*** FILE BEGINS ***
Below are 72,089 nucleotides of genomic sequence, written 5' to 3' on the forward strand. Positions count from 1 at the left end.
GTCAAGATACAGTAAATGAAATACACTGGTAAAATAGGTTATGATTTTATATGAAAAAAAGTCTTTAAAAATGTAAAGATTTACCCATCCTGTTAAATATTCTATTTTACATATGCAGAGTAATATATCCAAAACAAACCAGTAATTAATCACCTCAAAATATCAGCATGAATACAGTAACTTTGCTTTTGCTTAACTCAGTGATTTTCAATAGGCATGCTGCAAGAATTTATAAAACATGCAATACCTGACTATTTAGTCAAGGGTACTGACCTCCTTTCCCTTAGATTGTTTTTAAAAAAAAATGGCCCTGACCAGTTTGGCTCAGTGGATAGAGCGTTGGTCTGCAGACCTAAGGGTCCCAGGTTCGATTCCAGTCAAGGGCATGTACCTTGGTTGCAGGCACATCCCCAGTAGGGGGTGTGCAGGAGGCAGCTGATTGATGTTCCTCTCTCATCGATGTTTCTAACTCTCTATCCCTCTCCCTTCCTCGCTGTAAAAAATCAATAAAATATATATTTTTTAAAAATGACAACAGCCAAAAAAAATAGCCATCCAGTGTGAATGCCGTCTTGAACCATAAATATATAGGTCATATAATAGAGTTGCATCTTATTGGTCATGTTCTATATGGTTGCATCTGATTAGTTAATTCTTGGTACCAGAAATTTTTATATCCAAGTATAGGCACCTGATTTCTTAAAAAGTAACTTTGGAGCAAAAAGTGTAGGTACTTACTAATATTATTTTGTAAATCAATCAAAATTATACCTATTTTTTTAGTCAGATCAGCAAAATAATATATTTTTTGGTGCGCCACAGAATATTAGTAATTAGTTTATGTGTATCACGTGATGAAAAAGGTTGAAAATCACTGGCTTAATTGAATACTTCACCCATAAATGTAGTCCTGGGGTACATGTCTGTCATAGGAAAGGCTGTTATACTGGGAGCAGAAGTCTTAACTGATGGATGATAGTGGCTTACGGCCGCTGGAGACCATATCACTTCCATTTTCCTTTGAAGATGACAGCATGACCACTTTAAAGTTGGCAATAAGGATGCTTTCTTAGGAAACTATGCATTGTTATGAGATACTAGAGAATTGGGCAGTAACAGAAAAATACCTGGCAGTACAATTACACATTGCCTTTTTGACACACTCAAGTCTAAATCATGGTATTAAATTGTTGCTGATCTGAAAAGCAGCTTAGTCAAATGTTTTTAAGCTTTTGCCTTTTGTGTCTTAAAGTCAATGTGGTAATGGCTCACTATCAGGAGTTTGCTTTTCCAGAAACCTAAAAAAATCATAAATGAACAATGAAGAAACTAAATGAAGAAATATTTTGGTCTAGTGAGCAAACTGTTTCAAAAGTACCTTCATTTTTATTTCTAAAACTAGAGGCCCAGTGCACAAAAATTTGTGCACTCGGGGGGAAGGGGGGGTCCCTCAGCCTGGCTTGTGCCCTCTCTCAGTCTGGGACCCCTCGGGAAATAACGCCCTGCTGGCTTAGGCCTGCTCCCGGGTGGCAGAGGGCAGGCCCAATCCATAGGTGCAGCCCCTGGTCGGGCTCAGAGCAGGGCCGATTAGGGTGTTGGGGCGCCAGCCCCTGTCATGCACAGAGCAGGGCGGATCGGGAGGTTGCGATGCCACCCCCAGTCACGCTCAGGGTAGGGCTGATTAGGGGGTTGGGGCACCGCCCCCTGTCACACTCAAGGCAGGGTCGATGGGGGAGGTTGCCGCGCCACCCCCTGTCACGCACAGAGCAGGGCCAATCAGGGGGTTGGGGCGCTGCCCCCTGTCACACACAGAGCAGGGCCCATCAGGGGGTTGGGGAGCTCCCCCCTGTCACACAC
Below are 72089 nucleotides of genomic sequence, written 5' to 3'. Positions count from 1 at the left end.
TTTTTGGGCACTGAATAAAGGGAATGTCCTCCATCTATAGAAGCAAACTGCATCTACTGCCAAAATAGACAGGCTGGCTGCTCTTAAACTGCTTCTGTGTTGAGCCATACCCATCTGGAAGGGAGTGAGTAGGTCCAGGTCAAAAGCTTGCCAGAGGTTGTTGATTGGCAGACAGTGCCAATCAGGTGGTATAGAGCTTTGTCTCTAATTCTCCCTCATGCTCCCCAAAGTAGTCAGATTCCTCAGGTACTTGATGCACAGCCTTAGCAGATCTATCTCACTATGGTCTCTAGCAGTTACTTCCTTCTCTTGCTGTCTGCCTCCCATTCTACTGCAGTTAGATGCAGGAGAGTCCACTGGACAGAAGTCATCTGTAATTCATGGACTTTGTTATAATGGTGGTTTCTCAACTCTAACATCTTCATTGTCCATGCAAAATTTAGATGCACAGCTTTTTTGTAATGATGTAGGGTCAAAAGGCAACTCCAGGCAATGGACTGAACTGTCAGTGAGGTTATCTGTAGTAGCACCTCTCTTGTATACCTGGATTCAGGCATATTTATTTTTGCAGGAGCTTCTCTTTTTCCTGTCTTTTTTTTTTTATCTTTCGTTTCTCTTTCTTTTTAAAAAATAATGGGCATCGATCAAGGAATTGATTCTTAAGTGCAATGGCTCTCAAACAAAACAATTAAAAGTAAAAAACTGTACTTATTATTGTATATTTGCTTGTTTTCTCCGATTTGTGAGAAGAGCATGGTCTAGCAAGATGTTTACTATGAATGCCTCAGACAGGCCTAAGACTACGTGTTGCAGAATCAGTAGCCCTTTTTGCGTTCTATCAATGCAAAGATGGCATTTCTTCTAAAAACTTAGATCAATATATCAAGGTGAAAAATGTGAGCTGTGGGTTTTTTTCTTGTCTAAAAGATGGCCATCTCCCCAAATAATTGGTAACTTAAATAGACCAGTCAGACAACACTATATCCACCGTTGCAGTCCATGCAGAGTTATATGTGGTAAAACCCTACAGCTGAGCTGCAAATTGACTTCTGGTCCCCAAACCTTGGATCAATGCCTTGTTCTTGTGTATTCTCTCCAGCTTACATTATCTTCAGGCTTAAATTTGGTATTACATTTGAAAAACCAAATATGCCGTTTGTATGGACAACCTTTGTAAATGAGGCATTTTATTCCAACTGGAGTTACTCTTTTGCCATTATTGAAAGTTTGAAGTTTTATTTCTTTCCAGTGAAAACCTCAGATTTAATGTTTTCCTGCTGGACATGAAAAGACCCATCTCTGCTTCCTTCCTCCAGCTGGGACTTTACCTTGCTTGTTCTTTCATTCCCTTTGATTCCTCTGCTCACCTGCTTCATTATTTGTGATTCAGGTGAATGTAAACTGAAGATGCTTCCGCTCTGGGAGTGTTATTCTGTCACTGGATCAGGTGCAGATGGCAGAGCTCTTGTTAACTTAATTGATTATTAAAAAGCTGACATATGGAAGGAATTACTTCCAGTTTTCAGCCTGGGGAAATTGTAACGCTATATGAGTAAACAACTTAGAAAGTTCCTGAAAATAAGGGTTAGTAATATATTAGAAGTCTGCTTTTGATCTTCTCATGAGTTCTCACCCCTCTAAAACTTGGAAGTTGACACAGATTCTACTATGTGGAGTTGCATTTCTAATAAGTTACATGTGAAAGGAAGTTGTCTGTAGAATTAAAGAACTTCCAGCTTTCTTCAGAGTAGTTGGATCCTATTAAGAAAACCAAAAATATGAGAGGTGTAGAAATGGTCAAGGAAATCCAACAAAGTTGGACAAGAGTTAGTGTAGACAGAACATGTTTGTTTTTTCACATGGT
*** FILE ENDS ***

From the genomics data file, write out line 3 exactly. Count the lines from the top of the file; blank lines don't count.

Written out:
Below are 72089 nucleotides of genomic sequence, written 5' to 3'. Positions count from 1 at the left end.